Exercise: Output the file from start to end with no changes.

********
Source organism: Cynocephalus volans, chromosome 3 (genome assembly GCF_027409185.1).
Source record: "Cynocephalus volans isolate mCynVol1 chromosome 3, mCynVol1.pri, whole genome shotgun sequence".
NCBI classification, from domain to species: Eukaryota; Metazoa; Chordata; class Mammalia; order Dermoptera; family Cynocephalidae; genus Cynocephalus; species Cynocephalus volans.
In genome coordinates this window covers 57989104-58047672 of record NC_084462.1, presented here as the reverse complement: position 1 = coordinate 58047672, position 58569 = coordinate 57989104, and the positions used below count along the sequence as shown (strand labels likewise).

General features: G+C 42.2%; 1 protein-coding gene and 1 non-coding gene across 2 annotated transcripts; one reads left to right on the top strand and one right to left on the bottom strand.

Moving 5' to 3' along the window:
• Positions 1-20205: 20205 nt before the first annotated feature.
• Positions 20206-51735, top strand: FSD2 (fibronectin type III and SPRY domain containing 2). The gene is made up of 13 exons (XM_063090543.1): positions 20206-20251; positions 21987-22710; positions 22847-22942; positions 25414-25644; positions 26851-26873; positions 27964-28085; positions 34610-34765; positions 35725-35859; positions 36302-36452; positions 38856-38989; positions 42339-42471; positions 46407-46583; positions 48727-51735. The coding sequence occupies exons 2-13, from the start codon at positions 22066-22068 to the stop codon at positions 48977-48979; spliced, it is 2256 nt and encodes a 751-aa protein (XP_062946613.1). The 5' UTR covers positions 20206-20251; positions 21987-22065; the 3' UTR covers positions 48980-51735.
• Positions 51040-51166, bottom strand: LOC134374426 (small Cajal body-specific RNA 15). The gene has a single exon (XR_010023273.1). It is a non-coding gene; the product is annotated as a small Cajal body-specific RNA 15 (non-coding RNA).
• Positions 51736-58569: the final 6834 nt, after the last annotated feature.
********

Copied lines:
Source organism: Cynocephalus volans, chromosome 3 (genome assembly GCF_027409185.1).
Source record: "Cynocephalus volans isolate mCynVol1 chromosome 3, mCynVol1.pri, whole genome shotgun sequence".
NCBI classification, from domain to species: Eukaryota; Metazoa; Chordata; class Mammalia; order Dermoptera; family Cynocephalidae; genus Cynocephalus; species Cynocephalus volans.
In genome coordinates this window covers 57989104-58047672 of record NC_084462.1, presented here as the reverse complement: position 1 = coordinate 58047672, position 58569 = coordinate 57989104, and the positions used below count along the sequence as shown (strand labels likewise).

General features: G+C 42.2%; 1 protein-coding gene and 1 non-coding gene across 2 annotated transcripts; one reads left to right on the top strand and one right to left on the bottom strand.

Moving 5' to 3' along the window:
• Positions 1-20205: 20205 nt before the first annotated feature.
• Positions 20206-51735, top strand: FSD2 (fibronectin type III and SPRY domain containing 2). The gene is made up of 13 exons (XM_063090543.1): positions 20206-20251; positions 21987-22710; positions 22847-22942; positions 25414-25644; positions 26851-26873; positions 27964-28085; positions 34610-34765; positions 35725-35859; positions 36302-36452; positions 38856-38989; positions 42339-42471; positions 46407-46583; positions 48727-51735. The coding sequence occupies exons 2-13, from the start codon at positions 22066-22068 to the stop codon at positions 48977-48979; spliced, it is 2256 nt and encodes a 751-aa protein (XP_062946613.1). The 5' UTR covers positions 20206-20251; positions 21987-22065; the 3' UTR covers positions 48980-51735.
• Positions 51040-51166, bottom strand: LOC134374426 (small Cajal body-specific RNA 15). The gene has a single exon (XR_010023273.1). It is a non-coding gene; the product is annotated as a small Cajal body-specific RNA 15 (non-coding RNA).
• Positions 51736-58569: the final 6834 nt, after the last annotated feature.